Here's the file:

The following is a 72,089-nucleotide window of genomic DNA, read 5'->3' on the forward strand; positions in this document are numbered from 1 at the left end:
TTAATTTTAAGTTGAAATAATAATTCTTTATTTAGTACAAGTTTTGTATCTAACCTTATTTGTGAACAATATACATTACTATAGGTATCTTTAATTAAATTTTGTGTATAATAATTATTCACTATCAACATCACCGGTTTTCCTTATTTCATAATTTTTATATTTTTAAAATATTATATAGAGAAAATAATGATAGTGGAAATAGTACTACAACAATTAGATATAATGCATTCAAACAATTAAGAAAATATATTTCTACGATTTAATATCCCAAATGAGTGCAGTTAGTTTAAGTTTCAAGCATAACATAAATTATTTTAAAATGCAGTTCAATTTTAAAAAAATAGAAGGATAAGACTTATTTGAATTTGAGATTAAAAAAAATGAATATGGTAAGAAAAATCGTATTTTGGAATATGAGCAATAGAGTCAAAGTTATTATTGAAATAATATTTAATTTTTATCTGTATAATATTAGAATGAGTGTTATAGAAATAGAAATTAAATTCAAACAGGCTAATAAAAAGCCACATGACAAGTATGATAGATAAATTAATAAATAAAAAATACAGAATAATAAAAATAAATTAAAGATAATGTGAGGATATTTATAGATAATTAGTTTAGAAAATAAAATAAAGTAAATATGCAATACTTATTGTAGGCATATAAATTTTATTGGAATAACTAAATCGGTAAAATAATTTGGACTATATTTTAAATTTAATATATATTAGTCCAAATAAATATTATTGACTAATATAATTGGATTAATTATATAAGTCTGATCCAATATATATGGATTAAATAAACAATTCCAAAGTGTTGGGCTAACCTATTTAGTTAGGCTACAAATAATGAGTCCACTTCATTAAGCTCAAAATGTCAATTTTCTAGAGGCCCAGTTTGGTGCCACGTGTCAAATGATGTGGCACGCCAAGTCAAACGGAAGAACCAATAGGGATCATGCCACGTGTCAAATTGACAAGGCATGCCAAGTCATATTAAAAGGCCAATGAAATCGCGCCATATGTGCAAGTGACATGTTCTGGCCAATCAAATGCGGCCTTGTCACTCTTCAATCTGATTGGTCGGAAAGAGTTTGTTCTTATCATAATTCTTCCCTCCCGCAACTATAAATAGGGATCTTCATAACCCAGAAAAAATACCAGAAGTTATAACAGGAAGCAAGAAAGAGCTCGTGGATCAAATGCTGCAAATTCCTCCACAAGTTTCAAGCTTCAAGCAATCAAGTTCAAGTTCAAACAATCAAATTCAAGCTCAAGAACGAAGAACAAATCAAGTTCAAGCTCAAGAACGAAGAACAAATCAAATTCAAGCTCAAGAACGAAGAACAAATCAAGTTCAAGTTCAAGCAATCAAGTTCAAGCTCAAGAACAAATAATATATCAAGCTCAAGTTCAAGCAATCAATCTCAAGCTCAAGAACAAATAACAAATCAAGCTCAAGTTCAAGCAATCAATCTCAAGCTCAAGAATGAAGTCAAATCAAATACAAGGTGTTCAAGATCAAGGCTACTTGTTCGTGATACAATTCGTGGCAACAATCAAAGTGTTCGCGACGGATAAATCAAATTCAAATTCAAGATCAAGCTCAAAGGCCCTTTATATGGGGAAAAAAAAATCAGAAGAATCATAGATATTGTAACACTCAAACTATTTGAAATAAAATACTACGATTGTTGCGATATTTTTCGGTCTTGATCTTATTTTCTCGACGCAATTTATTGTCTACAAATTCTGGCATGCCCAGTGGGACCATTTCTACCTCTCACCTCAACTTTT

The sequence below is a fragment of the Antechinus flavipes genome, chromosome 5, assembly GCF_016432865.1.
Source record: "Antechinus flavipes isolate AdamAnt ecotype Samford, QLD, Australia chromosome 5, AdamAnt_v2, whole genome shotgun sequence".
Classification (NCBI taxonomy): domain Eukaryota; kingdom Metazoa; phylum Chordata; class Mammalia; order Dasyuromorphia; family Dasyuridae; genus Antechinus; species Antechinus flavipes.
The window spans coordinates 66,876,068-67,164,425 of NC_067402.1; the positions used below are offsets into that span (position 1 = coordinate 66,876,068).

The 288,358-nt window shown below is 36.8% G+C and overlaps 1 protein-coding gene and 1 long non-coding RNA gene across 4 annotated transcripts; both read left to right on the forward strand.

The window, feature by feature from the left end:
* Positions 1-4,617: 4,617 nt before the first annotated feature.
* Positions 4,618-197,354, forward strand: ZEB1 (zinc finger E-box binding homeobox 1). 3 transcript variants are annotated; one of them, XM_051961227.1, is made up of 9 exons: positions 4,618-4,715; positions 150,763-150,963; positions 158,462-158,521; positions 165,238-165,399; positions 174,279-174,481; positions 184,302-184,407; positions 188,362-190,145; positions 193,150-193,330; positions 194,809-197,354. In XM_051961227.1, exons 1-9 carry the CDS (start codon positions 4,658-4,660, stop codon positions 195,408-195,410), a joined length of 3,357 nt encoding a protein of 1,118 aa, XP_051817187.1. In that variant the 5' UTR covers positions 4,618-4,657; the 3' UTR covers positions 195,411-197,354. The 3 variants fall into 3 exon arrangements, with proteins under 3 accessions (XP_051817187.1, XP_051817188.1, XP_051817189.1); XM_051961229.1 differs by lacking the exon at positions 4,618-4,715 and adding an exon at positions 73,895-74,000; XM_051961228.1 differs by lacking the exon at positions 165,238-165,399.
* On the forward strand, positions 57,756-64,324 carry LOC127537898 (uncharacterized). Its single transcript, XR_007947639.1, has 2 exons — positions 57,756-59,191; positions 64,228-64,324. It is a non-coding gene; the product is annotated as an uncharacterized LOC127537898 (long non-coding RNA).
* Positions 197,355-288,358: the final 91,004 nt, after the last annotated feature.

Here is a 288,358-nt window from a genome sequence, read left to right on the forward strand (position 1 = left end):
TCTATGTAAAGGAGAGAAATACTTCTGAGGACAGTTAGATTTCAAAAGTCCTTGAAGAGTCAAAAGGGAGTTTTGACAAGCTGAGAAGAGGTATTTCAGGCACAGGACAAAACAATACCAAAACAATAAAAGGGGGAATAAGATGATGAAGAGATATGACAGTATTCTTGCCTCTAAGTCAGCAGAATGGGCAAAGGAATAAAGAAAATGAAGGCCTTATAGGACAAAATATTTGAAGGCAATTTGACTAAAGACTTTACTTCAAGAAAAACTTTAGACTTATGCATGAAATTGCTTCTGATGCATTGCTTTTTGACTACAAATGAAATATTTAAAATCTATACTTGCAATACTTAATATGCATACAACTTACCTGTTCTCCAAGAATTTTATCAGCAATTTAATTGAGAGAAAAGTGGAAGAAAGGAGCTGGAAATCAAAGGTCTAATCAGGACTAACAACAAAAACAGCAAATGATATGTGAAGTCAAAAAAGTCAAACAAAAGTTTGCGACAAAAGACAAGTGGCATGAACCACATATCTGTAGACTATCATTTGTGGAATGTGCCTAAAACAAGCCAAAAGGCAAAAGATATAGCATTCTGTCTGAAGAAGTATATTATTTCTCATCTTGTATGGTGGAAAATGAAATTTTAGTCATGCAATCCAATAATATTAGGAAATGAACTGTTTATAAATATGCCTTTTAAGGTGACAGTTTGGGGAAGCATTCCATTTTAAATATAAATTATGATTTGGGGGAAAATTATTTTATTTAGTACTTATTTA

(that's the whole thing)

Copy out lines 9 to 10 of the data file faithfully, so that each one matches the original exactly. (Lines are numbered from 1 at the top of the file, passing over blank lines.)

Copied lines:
* Positions 1-4,617: 4,617 nt before the first annotated feature.
* Positions 4,618-197,354, forward strand: ZEB1 (zinc finger E-box binding homeobox 1). 3 transcript variants are annotated; one of them, XM_051961227.1, is made up of 9 exons: positions 4,618-4,715; positions 150,763-150,963; positions 158,462-158,521; positions 165,238-165,399; positions 174,279-174,481; positions 184,302-184,407; positions 188,362-190,145; positions 193,150-193,330; positions 194,809-197,354. In XM_051961227.1, exons 1-9 carry the CDS (start codon positions 4,658-4,660, stop codon positions 195,408-195,410), a joined length of 3,357 nt encoding a protein of 1,118 aa, XP_051817187.1. In that variant the 5' UTR covers positions 4,618-4,657; the 3' UTR covers positions 195,411-197,354. The 3 variants fall into 3 exon arrangements, with proteins under 3 accessions (XP_051817187.1, XP_051817188.1, XP_051817189.1); XM_051961229.1 differs by lacking the exon at positions 4,618-4,715 and adding an exon at positions 73,895-74,000; XM_051961228.1 differs by lacking the exon at positions 165,238-165,399.